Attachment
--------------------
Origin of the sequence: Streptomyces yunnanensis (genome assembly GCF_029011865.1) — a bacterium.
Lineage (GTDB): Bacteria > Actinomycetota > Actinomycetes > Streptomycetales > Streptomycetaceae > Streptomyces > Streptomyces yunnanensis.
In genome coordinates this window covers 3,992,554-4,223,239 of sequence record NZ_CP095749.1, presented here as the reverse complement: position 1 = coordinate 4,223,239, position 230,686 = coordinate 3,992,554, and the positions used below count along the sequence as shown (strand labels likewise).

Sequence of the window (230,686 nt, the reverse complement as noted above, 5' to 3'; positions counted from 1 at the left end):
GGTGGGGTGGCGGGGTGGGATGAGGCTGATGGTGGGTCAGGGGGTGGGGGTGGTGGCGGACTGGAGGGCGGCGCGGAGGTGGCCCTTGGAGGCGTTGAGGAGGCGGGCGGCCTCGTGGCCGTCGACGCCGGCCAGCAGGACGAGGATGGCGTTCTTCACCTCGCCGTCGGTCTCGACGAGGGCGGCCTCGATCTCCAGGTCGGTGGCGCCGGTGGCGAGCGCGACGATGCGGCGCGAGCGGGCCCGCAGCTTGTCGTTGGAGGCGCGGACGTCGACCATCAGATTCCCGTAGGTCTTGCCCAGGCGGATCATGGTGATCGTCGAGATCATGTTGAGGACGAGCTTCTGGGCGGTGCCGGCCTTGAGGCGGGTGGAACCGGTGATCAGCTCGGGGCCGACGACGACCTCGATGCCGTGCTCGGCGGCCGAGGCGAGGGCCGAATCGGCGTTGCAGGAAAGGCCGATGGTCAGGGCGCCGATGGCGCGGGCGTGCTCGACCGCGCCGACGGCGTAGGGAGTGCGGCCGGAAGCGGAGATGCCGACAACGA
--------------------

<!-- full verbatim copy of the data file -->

Origin of the sequence: Streptomyces yunnanensis (genome assembly GCF_029011865.1) — a bacterium.
Lineage (GTDB): Bacteria > Actinomycetota > Actinomycetes > Streptomycetales > Streptomycetaceae > Streptomyces > Streptomyces yunnanensis.
In genome coordinates this window covers 3,992,554-4,223,239 of sequence record NZ_CP095749.1, presented here as the reverse complement: position 1 = coordinate 4,223,239, position 230,686 = coordinate 3,992,554, and the positions used below count along the sequence as shown (strand labels likewise).

Sequence of the window (230,686 nt, the reverse complement as noted above, 5' to 3'; positions counted from 1 at the left end):
GGTGGGGTGGCGGGGTGGGATGAGGCTGATGGTGGGTCAGGGGGTGGGGGTGGTGGCGGACTGGAGGGCGGCGCGGAGGTGGCCCTTGGAGGCGTTGAGGAGGCGGGCGGCCTCGTGGCCGTCGACGCCGGCCAGCAGGACGAGGATGGCGTTCTTCACCTCGCCGTCGGTCTCGACGAGGGCGGCCTCGATCTCCAGGTCGGTGGCGCCGGTGGCGAGCGCGACGATGCGGCGCGAGCGGGCCCGCAGCTTGTCGTTGGAGGCGCGGACGTCGACCATCAGATTCCCGTAGGTCTTGCCCAGGCGGATCATGGTGATCGTCGAGATCATGTTGAGGACGAGCTTCTGGGCGGTGCCGGCCTTGAGGCGGGTGGAACCGGTGATCAGCTCGGGGCCGACGACGACCTCGATGCCGTGCTCGGCGGCCGAGGCGAGGGCCGAATCGGCGTTGCAGGAAAGGCCGATGGTCAGGGCGCCGATGGCGCGGGCGTGCTCGACCGCGCCGACGGCGTAGGGAGTGCGGCCGGAAGCGGAGATGCCGACAACGA